Aurubis will sign a letter of commitment to the Copper Mark, whereby the plant will agree to subject itself to a six-month criteria self-assessment. Following this, an external assessment will commence after 12 months, before routine evaluations are undertaken every three years.
The Copper Mark is a voluntary initiative, aligned with 32 sustainability criteria as set out in the Risk Readiness Assessment outlined by the Responsible Mineral Initiative (RMI). These include safeguarding production in line with environmental sustainability, with the requisite assessments applied to areas such as compliance, child labor, environmental production and occupational health and safety.
“While we fulfil the international standards that apply to gold and silver for the responsible production of raw materials, so far nothing comparable has existed for copper production,” Aurubis chief executive Roland Harings said in the press statement on Friday.
“Therefore, The Copper Mark closes an important gap, and we hope that our participation has a cascading effect on the industry,” Harings added.
The initiative coincides with the London Metal Exchange’s push for responsible sourcing, which gathered momentum at last year’s annual LME Week and takes guidance from the Organisation for Economic Co-operation and Development (OECD).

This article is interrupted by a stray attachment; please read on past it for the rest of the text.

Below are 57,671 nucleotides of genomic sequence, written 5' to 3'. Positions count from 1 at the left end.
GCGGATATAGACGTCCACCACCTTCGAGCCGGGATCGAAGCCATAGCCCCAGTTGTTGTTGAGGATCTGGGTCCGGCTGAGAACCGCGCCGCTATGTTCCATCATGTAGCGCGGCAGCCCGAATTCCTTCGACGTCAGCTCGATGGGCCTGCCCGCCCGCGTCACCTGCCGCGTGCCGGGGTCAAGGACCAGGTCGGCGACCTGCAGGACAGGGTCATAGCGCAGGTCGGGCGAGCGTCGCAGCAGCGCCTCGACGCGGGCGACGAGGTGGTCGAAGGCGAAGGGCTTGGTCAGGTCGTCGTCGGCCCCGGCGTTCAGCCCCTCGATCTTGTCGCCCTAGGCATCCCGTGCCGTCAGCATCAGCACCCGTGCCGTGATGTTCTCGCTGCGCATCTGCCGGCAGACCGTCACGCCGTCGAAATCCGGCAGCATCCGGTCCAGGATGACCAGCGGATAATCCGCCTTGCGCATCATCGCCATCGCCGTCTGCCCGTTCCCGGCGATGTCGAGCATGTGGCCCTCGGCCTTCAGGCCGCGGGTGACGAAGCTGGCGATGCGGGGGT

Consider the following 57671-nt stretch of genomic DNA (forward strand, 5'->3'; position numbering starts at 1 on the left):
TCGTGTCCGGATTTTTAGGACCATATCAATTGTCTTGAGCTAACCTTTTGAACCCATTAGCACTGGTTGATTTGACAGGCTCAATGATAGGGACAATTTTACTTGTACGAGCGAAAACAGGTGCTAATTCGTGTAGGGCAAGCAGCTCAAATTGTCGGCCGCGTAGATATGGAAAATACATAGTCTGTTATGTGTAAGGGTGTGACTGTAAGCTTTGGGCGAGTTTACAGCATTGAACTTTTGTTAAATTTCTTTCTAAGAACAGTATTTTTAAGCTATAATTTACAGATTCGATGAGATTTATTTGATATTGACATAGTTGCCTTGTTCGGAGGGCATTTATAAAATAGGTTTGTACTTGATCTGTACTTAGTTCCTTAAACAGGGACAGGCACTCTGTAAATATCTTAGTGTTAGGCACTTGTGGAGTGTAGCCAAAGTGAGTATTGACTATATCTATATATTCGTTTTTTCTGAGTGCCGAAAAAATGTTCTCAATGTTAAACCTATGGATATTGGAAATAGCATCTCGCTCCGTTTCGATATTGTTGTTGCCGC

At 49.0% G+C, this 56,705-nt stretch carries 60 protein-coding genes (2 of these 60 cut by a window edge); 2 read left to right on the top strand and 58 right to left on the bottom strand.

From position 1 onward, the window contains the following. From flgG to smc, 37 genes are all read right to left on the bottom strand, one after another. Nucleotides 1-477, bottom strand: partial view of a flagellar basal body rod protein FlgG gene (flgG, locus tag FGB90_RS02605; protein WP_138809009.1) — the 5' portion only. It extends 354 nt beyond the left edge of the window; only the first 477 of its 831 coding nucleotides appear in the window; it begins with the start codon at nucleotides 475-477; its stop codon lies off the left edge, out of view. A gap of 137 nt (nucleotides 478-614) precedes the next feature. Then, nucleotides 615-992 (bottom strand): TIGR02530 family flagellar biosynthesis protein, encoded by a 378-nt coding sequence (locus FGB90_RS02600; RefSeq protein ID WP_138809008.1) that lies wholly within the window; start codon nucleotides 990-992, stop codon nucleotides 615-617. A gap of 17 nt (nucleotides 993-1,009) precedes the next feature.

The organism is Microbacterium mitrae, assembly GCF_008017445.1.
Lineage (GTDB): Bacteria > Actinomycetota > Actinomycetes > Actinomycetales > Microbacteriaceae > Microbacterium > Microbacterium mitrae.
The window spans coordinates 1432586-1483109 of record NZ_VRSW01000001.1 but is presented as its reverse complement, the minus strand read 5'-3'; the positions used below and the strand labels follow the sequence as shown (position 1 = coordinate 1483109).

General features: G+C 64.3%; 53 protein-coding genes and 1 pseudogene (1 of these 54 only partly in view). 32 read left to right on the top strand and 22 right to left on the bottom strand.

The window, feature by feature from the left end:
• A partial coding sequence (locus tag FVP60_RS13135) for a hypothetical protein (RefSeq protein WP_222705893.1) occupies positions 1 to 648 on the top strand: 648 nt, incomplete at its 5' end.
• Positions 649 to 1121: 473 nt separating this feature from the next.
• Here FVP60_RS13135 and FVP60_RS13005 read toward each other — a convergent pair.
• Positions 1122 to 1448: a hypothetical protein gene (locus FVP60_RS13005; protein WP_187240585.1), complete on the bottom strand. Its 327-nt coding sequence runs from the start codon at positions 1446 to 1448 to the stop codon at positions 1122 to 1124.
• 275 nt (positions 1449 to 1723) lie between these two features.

The exchange has stated that full compliance from registered producers will be required by 2023, and just last month bolstered efforts to explore low-carbon initiatives in the push for green aluminium. The LME also recognizes the Copper Mark.
Aurubis’ adoption of the Copper Mark assurance framework marks the third large global copper producer to conform to the standards since applications were opened to copper producers in March, signifying progress in responsible sourcing efforts despite supply chain setbacks due to the outbreak of Covid-19.
Fellow European producer KGHM, as well as Rio Tinto’s US-based entity Kennecott Utah Copper and part-owned Mongolian mine Oyu Tolgoi have also filed letters of commitment.